Here are two interesting novels for adults, distinctly odd and yet completely distinct from one another, about the joys and traumas of childhood. Regular readers of this blog will know that this is a subgenre I very much enjoy—books along the lines of Rumer Godden’s The Greengage Summer or Pamela Frankau’s A Wreath for the Enemy or, my favorite discovery of 2017, Marjorie Dixon’s The Red Centaur (see here). Neither of these quite live up to those books, but I enjoyed them both. However, I didn’t get round to making notes on either of them until a while after I read them, by which time my memory of details might have got a bit hazy around the edges, so I’m including brief(-ish) discussions of both in one post.
The Suckling is a quirky little novel about an overly imaginative little girl, Hattie Suckling, living in France with her parents and struggling to comprehend the bewildering conflicts of culture, religion, class, and morality that she is forever encountering. Her father Sebastian is an author who is always musing to Hattie about the darker side of life, which she largely misunderstands and incorporates into her vivid inner world—sometimes unable to tell the difference between reality and fantasy. Her mother Rose, by contrast, is traditional and conservative and wishes they were back in England leading a civilized life rather than in a coastal village in France because Sebastian needs a quiet place to write. (It’s a bit difficult to see how Rose and Sebastian would have come to be married in the first place, but opposites do attract sometimes, and we are seeing them in the novel after the bloom is off the rose a bit.)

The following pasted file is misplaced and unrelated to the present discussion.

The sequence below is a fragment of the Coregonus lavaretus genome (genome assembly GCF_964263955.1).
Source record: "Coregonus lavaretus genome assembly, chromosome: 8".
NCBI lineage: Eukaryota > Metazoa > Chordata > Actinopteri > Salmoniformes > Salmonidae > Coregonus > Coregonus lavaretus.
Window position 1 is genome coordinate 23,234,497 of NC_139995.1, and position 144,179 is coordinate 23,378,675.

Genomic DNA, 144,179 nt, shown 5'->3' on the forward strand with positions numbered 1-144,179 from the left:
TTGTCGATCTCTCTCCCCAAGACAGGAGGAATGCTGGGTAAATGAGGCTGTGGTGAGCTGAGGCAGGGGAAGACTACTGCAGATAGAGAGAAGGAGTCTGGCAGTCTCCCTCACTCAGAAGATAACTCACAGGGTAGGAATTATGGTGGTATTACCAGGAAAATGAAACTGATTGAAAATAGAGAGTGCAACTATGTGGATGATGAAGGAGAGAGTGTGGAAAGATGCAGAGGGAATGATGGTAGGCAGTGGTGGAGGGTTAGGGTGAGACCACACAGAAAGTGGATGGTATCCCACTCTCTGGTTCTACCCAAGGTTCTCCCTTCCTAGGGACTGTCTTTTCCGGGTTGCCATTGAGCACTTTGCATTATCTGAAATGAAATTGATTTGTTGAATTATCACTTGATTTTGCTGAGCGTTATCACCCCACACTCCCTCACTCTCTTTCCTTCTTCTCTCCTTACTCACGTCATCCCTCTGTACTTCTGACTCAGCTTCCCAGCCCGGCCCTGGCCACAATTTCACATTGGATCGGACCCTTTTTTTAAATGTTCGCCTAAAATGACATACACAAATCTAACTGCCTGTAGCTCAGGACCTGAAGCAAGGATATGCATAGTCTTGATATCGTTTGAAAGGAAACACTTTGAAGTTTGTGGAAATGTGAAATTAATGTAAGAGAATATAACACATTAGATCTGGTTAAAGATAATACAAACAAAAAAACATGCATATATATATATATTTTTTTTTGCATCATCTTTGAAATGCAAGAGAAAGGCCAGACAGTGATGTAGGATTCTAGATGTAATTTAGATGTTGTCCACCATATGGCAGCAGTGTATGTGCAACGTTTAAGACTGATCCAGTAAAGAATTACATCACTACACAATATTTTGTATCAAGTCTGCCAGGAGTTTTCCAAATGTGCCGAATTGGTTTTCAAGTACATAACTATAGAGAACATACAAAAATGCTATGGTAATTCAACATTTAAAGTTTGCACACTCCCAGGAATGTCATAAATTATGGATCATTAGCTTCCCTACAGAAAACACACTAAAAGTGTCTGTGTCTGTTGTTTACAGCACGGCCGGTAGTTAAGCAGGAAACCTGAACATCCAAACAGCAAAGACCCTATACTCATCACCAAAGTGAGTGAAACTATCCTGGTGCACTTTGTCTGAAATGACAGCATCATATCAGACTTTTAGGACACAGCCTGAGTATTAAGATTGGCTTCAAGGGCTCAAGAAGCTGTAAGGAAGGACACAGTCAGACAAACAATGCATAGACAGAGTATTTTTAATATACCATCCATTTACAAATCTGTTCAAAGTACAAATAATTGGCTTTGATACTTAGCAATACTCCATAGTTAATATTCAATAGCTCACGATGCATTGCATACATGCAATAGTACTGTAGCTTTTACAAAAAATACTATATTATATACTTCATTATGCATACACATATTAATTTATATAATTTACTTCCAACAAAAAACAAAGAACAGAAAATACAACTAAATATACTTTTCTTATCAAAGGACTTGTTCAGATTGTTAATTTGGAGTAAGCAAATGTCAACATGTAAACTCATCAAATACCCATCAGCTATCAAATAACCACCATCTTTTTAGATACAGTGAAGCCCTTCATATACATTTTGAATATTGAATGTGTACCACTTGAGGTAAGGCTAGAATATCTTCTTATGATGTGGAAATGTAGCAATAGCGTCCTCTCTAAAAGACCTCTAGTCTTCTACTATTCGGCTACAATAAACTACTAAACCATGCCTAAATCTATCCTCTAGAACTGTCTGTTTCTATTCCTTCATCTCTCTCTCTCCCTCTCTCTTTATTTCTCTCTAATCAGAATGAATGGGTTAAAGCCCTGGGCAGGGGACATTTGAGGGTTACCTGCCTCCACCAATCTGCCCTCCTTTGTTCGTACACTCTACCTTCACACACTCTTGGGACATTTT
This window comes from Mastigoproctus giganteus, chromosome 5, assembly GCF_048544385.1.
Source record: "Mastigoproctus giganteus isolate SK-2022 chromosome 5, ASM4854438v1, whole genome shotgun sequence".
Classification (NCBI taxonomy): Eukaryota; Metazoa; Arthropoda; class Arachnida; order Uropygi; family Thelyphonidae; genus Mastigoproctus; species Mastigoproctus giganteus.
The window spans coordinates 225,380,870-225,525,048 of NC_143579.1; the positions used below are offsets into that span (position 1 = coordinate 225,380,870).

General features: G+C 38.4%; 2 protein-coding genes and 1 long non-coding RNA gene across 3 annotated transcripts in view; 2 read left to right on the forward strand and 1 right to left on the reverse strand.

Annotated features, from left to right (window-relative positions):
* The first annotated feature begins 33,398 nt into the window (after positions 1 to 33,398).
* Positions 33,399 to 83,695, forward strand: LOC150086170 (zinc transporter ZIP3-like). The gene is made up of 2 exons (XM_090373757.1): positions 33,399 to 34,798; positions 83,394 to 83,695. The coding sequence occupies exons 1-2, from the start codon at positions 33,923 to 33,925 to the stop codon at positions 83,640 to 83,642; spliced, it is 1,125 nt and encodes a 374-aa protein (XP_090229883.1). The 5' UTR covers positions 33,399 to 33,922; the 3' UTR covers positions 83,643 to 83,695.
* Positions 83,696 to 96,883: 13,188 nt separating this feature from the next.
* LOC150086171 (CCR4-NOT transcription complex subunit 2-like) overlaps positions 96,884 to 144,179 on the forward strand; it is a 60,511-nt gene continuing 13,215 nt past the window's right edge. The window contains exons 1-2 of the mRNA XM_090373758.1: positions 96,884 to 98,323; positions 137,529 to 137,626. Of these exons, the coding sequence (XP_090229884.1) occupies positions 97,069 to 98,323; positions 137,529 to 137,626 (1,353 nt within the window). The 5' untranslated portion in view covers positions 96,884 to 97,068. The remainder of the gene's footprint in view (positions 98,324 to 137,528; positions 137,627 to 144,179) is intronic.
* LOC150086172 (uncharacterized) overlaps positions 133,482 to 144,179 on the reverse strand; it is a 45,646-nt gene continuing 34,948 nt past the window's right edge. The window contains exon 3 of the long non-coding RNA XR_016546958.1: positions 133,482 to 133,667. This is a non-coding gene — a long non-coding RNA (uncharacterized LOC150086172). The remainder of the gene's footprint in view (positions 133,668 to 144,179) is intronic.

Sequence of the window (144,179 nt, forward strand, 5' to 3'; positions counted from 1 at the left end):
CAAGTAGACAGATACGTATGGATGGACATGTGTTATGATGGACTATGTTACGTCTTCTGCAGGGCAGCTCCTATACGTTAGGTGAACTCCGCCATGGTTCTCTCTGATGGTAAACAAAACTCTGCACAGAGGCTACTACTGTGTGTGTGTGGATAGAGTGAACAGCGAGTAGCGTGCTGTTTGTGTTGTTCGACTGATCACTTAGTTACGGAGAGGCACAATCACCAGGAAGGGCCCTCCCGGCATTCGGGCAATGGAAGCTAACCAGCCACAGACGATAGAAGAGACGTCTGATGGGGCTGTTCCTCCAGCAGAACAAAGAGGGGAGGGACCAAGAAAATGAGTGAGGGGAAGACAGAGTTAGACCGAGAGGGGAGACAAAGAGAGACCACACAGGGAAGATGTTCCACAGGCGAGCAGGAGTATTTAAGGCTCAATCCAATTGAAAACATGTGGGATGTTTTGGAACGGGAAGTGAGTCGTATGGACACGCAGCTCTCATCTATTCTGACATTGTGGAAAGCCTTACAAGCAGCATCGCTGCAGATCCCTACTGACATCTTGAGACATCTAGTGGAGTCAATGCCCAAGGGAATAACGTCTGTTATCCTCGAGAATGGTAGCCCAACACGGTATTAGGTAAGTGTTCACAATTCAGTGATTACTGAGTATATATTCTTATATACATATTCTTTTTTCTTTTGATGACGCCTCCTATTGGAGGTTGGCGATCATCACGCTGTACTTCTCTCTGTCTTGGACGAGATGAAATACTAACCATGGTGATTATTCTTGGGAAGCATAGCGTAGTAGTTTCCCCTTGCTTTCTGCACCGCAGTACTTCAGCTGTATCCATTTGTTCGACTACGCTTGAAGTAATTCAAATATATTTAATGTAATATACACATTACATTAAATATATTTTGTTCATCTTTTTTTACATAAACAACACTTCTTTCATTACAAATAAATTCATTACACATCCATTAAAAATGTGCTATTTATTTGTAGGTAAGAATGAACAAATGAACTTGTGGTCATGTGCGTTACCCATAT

Symons is best known for her children’s books, and at times The Suckling reads very much like a novel by an author more comfortable writing for children. By and large, though, this seems an advantage for a story concerned with childish perceptions and misperceptions. Here’s a favorite passage combining Symons’ sense of humor and an example of Hattie’s incomprehension of adult attitudes and metaphors:
'Is it wrong to make candles?'
'Of course not, but people who do shouldn't have yachts, so your mother thinks. Everyone should stay in their own pigeon-hole and not try to escape.'
'Are we in our hole?'
'She says not, that I'm dragging us out of the damn' thing.'
There was silence for a moment as Hattie chewed over the extraordinary picture that Father's words had produced. Thrusting her fingers through her fringe, she asked 'Where to?'
'Down into a proletarian quagmire of Bohemian debauchery.'
'What's a quagmire?'
'A quaking bog.' Dropping the melon on Hattie's wound, Father went downstairs to dejeuner, which Mother called 'dinner'.
Messing about with the rest of her mince which she didn't want, Hattie saw Father dragging her and Mother down into a quaking bog which shook and bubbled like boiling chocolate.
(I’m also always interested by examples of the uses of varying terms for our daily meals. Reams could surely be—and probably have—been written about all the distinctions of class and culture concealed by these terms, and it’s entirely appropriate that Rose, fiercely English, would refuse to let “dejeuner” pass her lips—so to speak.)
The central trauma of the novel for Hattie is her belief, stemming from a series of misunderstandings and vivid fantasies, that she has murdered a fisherman, whom her father told her jokingly to push from the sea wall into the water. Her tendency to immediately imagine the bewildering things her father says, and the bizarre chance by which the fisherman soon after dies of a heart attack, create a certainty in Hattie that she is responsible for his death.